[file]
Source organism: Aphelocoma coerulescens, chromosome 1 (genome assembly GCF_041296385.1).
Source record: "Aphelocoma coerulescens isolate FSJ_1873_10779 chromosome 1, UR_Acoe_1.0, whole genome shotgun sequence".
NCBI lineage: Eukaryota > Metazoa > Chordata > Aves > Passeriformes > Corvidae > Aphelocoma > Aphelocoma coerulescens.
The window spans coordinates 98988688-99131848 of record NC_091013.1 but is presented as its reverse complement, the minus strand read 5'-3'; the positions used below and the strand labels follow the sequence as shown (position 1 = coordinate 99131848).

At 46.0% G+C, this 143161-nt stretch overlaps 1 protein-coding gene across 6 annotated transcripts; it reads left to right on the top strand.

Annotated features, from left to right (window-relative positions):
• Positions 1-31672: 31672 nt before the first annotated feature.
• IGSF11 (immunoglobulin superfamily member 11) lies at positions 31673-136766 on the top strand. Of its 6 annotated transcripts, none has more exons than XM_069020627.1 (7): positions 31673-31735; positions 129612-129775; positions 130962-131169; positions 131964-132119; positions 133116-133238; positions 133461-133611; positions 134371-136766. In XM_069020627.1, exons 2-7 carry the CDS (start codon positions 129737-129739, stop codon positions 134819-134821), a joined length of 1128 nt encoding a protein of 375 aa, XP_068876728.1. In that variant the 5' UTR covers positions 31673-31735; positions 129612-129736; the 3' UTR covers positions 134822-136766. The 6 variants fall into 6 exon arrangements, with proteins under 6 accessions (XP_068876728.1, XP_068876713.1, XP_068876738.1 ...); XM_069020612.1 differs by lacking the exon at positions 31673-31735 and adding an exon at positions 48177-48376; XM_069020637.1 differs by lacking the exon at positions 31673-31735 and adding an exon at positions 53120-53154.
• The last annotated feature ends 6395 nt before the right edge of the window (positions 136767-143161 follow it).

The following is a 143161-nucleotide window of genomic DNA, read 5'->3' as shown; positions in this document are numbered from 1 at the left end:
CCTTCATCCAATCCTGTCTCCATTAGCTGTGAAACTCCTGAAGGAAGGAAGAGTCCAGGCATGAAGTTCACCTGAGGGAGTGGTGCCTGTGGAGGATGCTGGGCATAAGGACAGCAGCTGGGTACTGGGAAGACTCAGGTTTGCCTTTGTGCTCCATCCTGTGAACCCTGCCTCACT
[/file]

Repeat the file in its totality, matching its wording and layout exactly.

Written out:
Source organism: Aphelocoma coerulescens, chromosome 1 (genome assembly GCF_041296385.1).
Source record: "Aphelocoma coerulescens isolate FSJ_1873_10779 chromosome 1, UR_Acoe_1.0, whole genome shotgun sequence".
NCBI lineage: Eukaryota > Metazoa > Chordata > Aves > Passeriformes > Corvidae > Aphelocoma > Aphelocoma coerulescens.
The window spans coordinates 98988688-99131848 of record NC_091013.1 but is presented as its reverse complement, the minus strand read 5'-3'; the positions used below and the strand labels follow the sequence as shown (position 1 = coordinate 99131848).

At 46.0% G+C, this 143161-nt stretch overlaps 1 protein-coding gene across 6 annotated transcripts; it reads left to right on the top strand.

Annotated features, from left to right (window-relative positions):
• Positions 1-31672: 31672 nt before the first annotated feature.
• IGSF11 (immunoglobulin superfamily member 11) lies at positions 31673-136766 on the top strand. Of its 6 annotated transcripts, none has more exons than XM_069020627.1 (7): positions 31673-31735; positions 129612-129775; positions 130962-131169; positions 131964-132119; positions 133116-133238; positions 133461-133611; positions 134371-136766. In XM_069020627.1, exons 2-7 carry the CDS (start codon positions 129737-129739, stop codon positions 134819-134821), a joined length of 1128 nt encoding a protein of 375 aa, XP_068876728.1. In that variant the 5' UTR covers positions 31673-31735; positions 129612-129736; the 3' UTR covers positions 134822-136766. The 6 variants fall into 6 exon arrangements, with proteins under 6 accessions (XP_068876728.1, XP_068876713.1, XP_068876738.1 ...); XM_069020612.1 differs by lacking the exon at positions 31673-31735 and adding an exon at positions 48177-48376; XM_069020637.1 differs by lacking the exon at positions 31673-31735 and adding an exon at positions 53120-53154.
• The last annotated feature ends 6395 nt before the right edge of the window (positions 136767-143161 follow it).

The following is a 143161-nucleotide window of genomic DNA, read 5'->3' as shown; positions in this document are numbered from 1 at the left end:
CCTTCATCCAATCCTGTCTCCATTAGCTGTGAAACTCCTGAAGGAAGGAAGAGTCCAGGCATGAAGTTCACCTGAGGGAGTGGTGCCTGTGGAGGATGCTGGGCATAAGGACAGCAGCTGGGTACTGGGAAGACTCAGGTTTGCCTTTGTGCTCCATCCTGTGAACCCTGCCTCACT